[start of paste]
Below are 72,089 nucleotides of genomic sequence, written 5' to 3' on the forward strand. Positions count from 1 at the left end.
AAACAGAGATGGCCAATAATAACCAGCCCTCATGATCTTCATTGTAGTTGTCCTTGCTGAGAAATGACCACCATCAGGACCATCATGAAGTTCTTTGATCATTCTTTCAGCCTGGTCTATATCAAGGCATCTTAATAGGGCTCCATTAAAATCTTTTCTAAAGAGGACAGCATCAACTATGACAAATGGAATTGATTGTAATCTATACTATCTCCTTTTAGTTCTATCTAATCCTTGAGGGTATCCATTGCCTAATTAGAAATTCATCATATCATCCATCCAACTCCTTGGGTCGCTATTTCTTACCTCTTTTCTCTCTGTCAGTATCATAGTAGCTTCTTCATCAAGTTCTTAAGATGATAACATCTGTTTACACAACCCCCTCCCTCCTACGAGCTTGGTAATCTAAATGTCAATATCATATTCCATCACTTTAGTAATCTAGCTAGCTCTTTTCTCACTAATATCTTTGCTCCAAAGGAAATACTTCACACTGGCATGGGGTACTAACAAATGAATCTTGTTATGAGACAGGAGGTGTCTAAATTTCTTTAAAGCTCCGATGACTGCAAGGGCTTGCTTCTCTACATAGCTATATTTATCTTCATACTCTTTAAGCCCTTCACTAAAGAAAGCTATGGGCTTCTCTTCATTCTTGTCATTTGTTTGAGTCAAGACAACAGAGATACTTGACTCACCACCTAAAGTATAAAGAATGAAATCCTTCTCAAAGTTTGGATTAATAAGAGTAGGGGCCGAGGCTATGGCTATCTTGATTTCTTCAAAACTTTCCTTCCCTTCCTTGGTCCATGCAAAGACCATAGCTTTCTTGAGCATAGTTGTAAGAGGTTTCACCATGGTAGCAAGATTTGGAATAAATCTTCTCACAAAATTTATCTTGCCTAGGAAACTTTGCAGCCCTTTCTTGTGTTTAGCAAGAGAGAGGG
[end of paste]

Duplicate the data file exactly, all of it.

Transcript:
Below are 72,089 nucleotides of genomic sequence, written 5' to 3' on the forward strand. Positions count from 1 at the left end.
AAACAGAGATGGCCAATAATAACCAGCCCTCATGATCTTCATTGTAGTTGTCCTTGCTGAGAAATGACCACCATCAGGACCATCATGAAGTTCTTTGATCATTCTTTCAGCCTGGTCTATATCAAGGCATCTTAATAGGGCTCCATTAAAATCTTTTCTAAAGAGGACAGCATCAACTATGACAAATGGAATTGATTGTAATCTATACTATCTCCTTTTAGTTCTATCTAATCCTTGAGGGTATCCATTGCCTAATTAGAAATTCATCATATCATCCATCCAACTCCTTGGGTCGCTATTTCTTACCTCTTTTCTCTCTGTCAGTATCATAGTAGCTTCTTCATCAAGTTCTTAAGATGATAACATCTGTTTACACAACCCCCTCCCTCCTACGAGCTTGGTAATCTAAATGTCAATATCATATTCCATCACTTTAGTAATCTAGCTAGCTCTTTTCTCACTAATATCTTTGCTCCAAAGGAAATACTTCACACTGGCATGGGGTACTAACAAATGAATCTTGTTATGAGACAGGAGGTGTCTAAATTTCTTTAAAGCTCCGATGACTGCAAGGGCTTGCTTCTCTACATAGCTATATTTATCTTCATACTCTTTAAGCCCTTCACTAAAGAAAGCTATGGGCTTCTCTTCATTCTTGTCATTTGTTTGAGTCAAGACAACAGAGATACTTGACTCACCACCTAAAGTATAAAGAATGAAATCCTTCTCAAAGTTTGGATTAATAAGAGTAGGGGCCGAGGCTATGGCTATCTTGATTTCTTCAAAACTTTCCTTCCCTTCCTTGGTCCATGCAAAGACCATAGCTTTCTTGAGCATAGTTGTAAGAGGTTTCACCATGGTAGCAAGATTTGGAATAAATCTTCTCACAAAATTTATCTTGCCTAGGAAACTTTGCAGCCCTTTCTTGTGTTTAGCAAGAGAGAGGG